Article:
What Is NASA's Super Guppy? Watch As Strange Aircraft Lands in Arizona

NASA's Super Guppy aircraft landed in Arizona on Thursday in footage that has been viewed widely on Twitter.

The large cargo plane touched down at the Mesa Gateway Airport, though it is not clear why the plane was there or what it was carrying.

The Super Guppy is known for its strange shape, characterized by a bulbous fuselage that makes it appear top-heavy. A video of it landing can be seen below.

Wow! Watch as @NASA's Super Guppy aircraft landed at Mesa @gatewayairport this afternoon: https://t.co/UZhn5D3qNJ #NASA pic.twitter.com/Oz6SFfqoJ4

— ABC15 Arizona (@abc15) March 4, 2021

NASA has used the Super Guppy for decades as a means of transporting large cargo that would be otherwise difficult to move across the country.

The plane has transported spacecraft parts and even other aircraft within its large cargo bay, which is 111ft long, 25ft wide, and 25ft high. It is capable of taking off while carrying 170,000lbs of weight, is powered by four turbine engines with propellers, and has a cruising speed of 250 miles per hour. The vehicle can fly to a height of 25,000 feet.

NASA started using the first Guppy aircraft in the 60s to quickly transport large rocket parts. Before the Guppy, rocket parts had to be shipped by boat in a lengthy journey through the Gulf of Mexico or Panama Canal, which took up valuable time.

Aero Spaceline Industries, based in California, introduced the first Guppy model—the Pregnant Guppy—in 1961. Built from a modified Boeing KC-97 Stratotanker, it was specifically designed to be able to carry the huge second stage of a Saturn rocket for NASA's Apollo program, which took humans to the Moon 51 years ago.

"To say that this amazing aircraft helped America win the space race would be an understatement," NASA states in its history of the Guppy on its website.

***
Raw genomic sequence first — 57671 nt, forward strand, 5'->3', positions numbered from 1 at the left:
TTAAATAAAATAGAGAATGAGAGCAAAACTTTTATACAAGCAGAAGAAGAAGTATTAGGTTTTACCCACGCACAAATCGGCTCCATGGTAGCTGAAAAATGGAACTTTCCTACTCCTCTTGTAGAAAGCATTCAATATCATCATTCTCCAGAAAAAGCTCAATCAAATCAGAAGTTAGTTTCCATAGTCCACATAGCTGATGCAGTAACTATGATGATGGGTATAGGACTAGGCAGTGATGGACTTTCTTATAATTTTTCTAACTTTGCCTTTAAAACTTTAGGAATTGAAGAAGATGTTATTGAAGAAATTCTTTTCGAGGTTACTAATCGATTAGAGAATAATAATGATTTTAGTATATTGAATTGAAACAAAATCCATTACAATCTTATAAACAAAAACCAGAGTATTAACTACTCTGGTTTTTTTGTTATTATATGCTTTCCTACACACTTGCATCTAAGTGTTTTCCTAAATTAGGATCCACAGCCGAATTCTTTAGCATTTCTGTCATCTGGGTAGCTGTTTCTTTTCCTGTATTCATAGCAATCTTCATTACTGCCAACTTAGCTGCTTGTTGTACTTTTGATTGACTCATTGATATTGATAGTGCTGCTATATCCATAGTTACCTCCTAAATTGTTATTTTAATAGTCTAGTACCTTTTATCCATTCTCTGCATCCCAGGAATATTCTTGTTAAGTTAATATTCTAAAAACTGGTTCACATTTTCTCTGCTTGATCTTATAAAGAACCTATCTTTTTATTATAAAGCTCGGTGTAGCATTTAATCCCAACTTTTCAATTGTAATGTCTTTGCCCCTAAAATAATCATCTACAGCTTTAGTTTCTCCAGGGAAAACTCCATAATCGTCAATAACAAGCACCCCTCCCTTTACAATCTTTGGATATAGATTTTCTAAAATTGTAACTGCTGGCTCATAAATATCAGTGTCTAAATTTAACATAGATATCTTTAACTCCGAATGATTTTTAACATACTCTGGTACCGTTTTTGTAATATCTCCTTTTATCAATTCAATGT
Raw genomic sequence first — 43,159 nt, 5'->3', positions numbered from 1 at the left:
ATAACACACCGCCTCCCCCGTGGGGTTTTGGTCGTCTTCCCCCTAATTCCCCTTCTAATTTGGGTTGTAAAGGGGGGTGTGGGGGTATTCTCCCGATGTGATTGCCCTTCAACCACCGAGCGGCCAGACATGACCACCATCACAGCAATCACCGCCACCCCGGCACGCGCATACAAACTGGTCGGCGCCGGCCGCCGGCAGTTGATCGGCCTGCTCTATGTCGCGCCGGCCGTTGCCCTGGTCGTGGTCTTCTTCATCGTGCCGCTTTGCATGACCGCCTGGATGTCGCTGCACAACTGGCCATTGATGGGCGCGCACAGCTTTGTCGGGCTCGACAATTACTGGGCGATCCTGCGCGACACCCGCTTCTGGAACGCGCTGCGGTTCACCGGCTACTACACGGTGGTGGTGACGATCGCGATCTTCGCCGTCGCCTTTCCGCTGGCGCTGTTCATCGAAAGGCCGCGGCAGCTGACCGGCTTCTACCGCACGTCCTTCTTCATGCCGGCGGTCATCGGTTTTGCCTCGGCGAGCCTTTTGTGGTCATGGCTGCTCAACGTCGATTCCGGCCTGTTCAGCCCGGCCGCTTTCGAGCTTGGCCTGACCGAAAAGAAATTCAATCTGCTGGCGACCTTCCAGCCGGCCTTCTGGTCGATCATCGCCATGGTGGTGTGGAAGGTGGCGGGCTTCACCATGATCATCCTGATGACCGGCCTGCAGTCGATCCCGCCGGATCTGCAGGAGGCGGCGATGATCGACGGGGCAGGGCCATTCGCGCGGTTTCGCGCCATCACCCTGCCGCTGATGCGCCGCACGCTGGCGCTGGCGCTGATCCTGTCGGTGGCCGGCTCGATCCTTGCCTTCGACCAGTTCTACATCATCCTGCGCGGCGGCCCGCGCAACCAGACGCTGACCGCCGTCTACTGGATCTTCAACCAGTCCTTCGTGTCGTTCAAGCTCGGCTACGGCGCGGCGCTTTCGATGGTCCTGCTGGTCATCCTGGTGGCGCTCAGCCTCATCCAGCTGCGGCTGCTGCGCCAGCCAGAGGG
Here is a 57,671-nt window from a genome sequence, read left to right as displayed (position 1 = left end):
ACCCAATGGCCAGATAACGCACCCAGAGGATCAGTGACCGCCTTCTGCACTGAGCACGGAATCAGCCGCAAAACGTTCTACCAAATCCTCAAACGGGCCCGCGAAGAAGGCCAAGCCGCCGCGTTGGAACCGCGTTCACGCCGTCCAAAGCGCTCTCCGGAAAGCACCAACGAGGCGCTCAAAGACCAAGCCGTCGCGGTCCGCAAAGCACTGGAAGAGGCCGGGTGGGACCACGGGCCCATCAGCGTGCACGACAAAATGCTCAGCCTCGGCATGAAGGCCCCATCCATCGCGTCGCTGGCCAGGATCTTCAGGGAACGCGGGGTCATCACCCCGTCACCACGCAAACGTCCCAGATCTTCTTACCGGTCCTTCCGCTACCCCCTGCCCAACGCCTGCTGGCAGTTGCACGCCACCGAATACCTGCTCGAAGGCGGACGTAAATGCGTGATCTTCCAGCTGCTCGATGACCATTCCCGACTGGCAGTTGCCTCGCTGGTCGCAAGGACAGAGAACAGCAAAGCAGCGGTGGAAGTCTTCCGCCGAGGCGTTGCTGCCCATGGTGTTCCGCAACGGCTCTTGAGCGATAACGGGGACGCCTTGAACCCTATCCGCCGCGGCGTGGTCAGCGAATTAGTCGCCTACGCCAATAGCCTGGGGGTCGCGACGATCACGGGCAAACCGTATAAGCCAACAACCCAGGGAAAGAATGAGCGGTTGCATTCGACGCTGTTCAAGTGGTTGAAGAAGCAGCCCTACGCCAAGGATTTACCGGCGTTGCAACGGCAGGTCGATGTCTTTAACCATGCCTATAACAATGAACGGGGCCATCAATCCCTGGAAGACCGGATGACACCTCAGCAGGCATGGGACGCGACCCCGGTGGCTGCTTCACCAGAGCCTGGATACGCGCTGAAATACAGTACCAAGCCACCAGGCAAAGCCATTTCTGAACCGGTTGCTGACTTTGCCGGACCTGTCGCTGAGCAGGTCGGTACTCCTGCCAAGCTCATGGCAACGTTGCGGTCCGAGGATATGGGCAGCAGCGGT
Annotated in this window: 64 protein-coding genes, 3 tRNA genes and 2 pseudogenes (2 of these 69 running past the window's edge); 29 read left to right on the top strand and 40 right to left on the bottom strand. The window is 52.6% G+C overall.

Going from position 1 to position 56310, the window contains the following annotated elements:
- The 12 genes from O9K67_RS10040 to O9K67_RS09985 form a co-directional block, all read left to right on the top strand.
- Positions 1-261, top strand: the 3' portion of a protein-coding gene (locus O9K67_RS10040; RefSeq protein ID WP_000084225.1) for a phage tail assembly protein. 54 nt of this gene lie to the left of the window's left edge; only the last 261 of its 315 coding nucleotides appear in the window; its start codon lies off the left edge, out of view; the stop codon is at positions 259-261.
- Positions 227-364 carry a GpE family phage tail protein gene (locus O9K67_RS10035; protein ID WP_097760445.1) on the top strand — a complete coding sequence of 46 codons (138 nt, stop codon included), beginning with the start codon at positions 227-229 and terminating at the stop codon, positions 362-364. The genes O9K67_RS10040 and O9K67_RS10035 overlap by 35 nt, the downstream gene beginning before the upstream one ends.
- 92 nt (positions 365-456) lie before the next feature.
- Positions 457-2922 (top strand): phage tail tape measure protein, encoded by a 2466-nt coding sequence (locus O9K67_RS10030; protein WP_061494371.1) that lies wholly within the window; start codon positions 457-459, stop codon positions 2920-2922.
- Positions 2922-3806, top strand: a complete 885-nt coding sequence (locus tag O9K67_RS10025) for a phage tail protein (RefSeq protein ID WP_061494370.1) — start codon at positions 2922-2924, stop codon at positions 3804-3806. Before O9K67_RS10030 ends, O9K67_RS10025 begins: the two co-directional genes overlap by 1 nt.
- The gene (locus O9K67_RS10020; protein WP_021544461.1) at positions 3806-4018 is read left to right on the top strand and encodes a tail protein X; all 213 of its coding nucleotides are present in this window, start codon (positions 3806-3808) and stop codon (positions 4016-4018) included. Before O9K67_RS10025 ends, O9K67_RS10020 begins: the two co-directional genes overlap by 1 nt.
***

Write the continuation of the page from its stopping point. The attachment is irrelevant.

The Super Guppy followed in 1965, which NASA bought and operated for over three decades. It helped transport parts for the Apollo, Gemini, and International Space Station missions.

The last model ever built was the Super Guppy Turbine (SGT), which featured more reliable engines than previous models. Only four were made, and French airliner giant Airbus purchased them all so that it could transport its aircraft sections around Europe.

Airbus eventually retired all four SGTs in 1997, but NASA, eager to replace its old Super Guppy, was able to acquire one in a three-way deal with Airbus and the European Space Agency (ESA) that year.

Herb Baker, a former manager for the operations support office at NASA's Johnson Space Center, was part of the team behind the deal.

He said on Twitter: "ESA negotiated the price and paid cash to Airbus, and NASA gave ESA 450kg of payload upmass on Shuttle flights."

NASA still operates its single SGT today—the same one that landed in Arizona.

Super Guppy at an airport
NASA’s Super Guppy cargo transport aircraft taxis in to NASA’s Armstrong Flight Research Center Building 703 ramp in 2019. The aircraft is the only one of its type NASA continues to operate today. Ken Ulbrich/NASA